Personal Income Tax Changes for the 2022 Tax Season

CRA has announced some key personal income tax changes for the 2022 tax season. Here’s a blog discussing them in detail.

Published On 
March 15, 2022
8 Minute Read

The 2022 tax season is upon us. As tax accountants prepare for the busy tax season by anticipating increased workloads and longer working hours, they also have to focus on the new tax changes for the 2022 tax season. Several T1 filing developments have occurred since the previous tax season concluded, and you’ll want to ensure you’re aware of the latest ones to file tax returns properly and serve your clients better.

The Canadian Taxpayers Federation recently released its annual New Year’s Tax Changes report that might prove beneficial for those looking to see the tax changes that will occur in 2022. In addition, you’ll also want to consult CRA’s website to find out more about the personal income tax changes for the upcoming tax season. We’ve highlighted the key changes occurring to give you an overview of what to expect. 

Personal Income Tax Changes for the 2022 Tax Season

Here are some personal income tax changes you need to be mindful of for the 2022 tax season. They include:

Inflation Adjustment Factor

Canada Revenue Agency (CRA) indexes most income tax and benefit amount to inflation annually. In November 2021, CRA announced it was indexing the 2022 tax brackets and amounts by 2.4 percent, keeping in line with the current inflation figures in Canada. CRA obtained this inflation figure by calculating the percentage change in the average consumer price index data reported by Statistics Canada over twelve months from September 2021 to September 2022.

As a result, CRA announced increased tax bracket thresholds would occur from January 1, 2022. Likewise, it also announced increases for non-refundable benefits. However, other benefits like GST and HST credit will remain unaffected until July 1, 2022, meaning you don’t have to worry about their increasing amounts for this tax season. 

Tax Brackets for 2022

CRA announced changes in the five federal tax brackets after indexing them for inflation. As a result, here are the new federal brackets for 2022:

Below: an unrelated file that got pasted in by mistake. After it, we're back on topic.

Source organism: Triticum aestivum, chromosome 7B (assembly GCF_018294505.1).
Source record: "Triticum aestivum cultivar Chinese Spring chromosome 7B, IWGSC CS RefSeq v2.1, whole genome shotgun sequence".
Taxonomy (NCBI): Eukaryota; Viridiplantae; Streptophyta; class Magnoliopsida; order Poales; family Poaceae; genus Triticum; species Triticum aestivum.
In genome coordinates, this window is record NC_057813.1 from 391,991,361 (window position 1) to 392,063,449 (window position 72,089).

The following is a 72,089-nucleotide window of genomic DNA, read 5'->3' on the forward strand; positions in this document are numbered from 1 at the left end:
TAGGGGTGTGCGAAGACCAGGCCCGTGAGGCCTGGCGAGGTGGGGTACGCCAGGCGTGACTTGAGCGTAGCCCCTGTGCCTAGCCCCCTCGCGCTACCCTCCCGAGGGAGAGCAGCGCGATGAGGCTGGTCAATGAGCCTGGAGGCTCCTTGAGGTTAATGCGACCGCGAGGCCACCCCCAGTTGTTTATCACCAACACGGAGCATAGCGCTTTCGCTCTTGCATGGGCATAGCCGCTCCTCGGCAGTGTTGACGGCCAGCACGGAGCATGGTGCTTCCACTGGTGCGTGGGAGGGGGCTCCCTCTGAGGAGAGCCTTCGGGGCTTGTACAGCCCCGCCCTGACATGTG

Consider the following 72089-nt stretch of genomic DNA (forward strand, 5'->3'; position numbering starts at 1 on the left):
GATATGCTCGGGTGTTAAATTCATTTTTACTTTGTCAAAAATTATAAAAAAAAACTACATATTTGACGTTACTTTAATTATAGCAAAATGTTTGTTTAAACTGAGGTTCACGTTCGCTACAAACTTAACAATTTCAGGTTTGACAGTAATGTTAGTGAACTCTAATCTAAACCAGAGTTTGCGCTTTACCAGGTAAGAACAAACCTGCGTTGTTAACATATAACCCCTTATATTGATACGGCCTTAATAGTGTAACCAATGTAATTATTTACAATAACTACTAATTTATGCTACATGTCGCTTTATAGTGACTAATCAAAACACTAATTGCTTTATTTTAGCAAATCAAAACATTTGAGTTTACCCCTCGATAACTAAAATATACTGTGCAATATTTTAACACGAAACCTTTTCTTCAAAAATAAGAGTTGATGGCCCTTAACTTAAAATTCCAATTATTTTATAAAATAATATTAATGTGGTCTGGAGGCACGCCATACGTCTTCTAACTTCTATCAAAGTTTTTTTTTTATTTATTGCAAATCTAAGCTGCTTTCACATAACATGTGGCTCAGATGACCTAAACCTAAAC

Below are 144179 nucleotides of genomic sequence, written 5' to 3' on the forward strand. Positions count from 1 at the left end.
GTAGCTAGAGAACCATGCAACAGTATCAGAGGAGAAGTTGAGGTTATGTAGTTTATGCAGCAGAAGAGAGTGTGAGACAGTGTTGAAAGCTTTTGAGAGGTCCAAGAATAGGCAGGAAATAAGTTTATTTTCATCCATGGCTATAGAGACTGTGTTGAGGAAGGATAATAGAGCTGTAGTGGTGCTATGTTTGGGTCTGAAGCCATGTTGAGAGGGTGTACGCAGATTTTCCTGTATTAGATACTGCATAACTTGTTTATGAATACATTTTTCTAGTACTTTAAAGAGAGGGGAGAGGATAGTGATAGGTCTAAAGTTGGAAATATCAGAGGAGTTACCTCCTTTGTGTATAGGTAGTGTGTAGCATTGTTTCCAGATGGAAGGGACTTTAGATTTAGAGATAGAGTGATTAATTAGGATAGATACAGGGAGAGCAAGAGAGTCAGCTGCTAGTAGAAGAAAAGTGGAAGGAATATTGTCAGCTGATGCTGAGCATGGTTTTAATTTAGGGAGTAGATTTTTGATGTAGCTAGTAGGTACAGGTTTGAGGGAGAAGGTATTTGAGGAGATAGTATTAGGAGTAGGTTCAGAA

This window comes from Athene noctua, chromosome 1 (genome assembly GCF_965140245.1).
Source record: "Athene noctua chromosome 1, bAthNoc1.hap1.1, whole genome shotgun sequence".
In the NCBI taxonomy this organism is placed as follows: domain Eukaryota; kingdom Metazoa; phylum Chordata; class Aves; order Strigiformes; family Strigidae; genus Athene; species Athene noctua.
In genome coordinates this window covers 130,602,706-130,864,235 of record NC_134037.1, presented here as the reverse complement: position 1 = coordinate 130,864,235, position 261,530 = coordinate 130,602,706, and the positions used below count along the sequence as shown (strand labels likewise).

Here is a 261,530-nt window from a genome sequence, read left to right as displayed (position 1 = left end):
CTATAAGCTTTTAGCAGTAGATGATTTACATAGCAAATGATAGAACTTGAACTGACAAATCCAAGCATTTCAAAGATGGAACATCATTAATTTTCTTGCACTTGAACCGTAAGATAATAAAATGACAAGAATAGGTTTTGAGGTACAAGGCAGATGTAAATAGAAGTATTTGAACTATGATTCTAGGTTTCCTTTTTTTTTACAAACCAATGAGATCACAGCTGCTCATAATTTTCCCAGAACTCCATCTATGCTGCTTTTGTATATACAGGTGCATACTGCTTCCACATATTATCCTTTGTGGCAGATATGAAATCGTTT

· Bracket 1: $0 to $50,197 (15 percent income tax)

· Bracket 2: $50,197 to $100,392 (20.5 percent income tax)

· Bracket 3: $100,392 to $155,625 (26 percent income tax)

· Bracket 4: $155,625 to $221,708 (29 percent income tax)

· Bracket 5: Income exceeding $221,708 (33 percent income tax)

Basic Personal Amount

The basic personal amount refers to the minimum income a person can earn without having to pay federal income taxes. CRA has set the increased BPA to $14,398 by legislation. That means if an individual earned this amount or less, they don’t have to pay any federal income tax. Likewise, if a person earned more than the basic personal amount, they’ll only have to pay federal income tax on the income after this amount. 

Employer-Provided Benefits

CRA also recently updated its guidance on employer-provided benefits. CRA changed the rules for some employer-provided benefits because of COVID-19. It recently announced that it was extending its 2020 administrative rules until 2022

As a result, CRA announced it wouldn’t consider taxable benefits to arise if an employer provides reimbursement or allowance for travel expenses to individuals if their employment place is open during the pandemic. Likewise, it also stated that if an employee continues to work from home, it will not consider taxable benefits to arise if their employer provides them with a reasonable allowance to cover their work from home expenses, like purchasing work equipment or supplies.

CRA also has a similar ruling for employer reimbursement for purchasing computer and home office equipment. It doesn’t consider anything under $500 as a taxable benefit. However, if an individual exceeds the $500 threshold, they’ll have to include it as employment income on their T4. It’s also important to note the qualifying period for this scheme lasts from March 15, 2020, to December 31, 2022. Therefore, let’s assume an individual purchased a computer monitor for $400 in December 2020. Then, they bought an office chair for $200 in October 2021. The individual will have exceeded CRA’s $500 limit since their total purchases amounted to $600. Therefore, the individual will have to list $100 as employment income for 2021.

Breeze Through the 2022 Tax Season with Taxbotic

Taxbotic is a T1 workflow management software that can be your companion this tax season. You can use Taxbotic to alleviate your workload, as it enables you to request T1 information from clients with a single click. We use a secure, convenient cloud-based accounting system, meaning you don’t have to worry about security breaches. We strive to automate the tax return preparation checklist and in process reduce the back and forth with clients.

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